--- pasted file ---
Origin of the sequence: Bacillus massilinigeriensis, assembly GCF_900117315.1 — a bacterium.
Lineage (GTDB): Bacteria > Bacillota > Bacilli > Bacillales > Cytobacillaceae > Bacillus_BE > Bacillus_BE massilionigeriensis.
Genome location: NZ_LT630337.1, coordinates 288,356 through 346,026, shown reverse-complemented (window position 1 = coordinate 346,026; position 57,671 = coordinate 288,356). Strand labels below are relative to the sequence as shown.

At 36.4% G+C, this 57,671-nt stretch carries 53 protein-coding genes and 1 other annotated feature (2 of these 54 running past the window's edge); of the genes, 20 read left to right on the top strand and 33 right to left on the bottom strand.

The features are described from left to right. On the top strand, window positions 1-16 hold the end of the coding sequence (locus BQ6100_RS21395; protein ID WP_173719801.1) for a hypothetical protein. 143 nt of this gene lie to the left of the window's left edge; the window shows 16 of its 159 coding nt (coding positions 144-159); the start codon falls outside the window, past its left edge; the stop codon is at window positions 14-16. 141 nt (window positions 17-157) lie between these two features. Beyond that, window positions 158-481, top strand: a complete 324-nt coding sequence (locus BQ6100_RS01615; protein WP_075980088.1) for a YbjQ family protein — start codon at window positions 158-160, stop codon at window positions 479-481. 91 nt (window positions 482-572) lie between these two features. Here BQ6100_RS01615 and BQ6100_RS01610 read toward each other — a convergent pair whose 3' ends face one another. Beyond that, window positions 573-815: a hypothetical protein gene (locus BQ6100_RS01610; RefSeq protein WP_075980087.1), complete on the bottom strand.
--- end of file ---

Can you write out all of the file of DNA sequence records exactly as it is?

Origin of the sequence: Bacillus massilinigeriensis, assembly GCF_900117315.1 — a bacterium.
Lineage (GTDB): Bacteria > Bacillota > Bacilli > Bacillales > Cytobacillaceae > Bacillus_BE > Bacillus_BE massilionigeriensis.
Genome location: NZ_LT630337.1, coordinates 288,356 through 346,026, shown reverse-complemented (window position 1 = coordinate 346,026; position 57,671 = coordinate 288,356). Strand labels below are relative to the sequence as shown.

At 36.4% G+C, this 57,671-nt stretch carries 53 protein-coding genes and 1 other annotated feature (2 of these 54 running past the window's edge); of the genes, 20 read left to right on the top strand and 33 right to left on the bottom strand.

The features are described from left to right. On the top strand, window positions 1-16 hold the end of the coding sequence (locus BQ6100_RS21395; protein ID WP_173719801.1) for a hypothetical protein. 143 nt of this gene lie to the left of the window's left edge; the window shows 16 of its 159 coding nt (coding positions 144-159); the start codon falls outside the window, past its left edge; the stop codon is at window positions 14-16. 141 nt (window positions 17-157) lie between these two features. Beyond that, window positions 158-481, top strand: a complete 324-nt coding sequence (locus BQ6100_RS01615; protein WP_075980088.1) for a YbjQ family protein — start codon at window positions 158-160, stop codon at window positions 479-481. 91 nt (window positions 482-572) lie between these two features. Here BQ6100_RS01615 and BQ6100_RS01610 read toward each other — a convergent pair whose 3' ends face one another. Beyond that, window positions 573-815: a hypothetical protein gene (locus BQ6100_RS01610; RefSeq protein WP_075980087.1), complete on the bottom strand.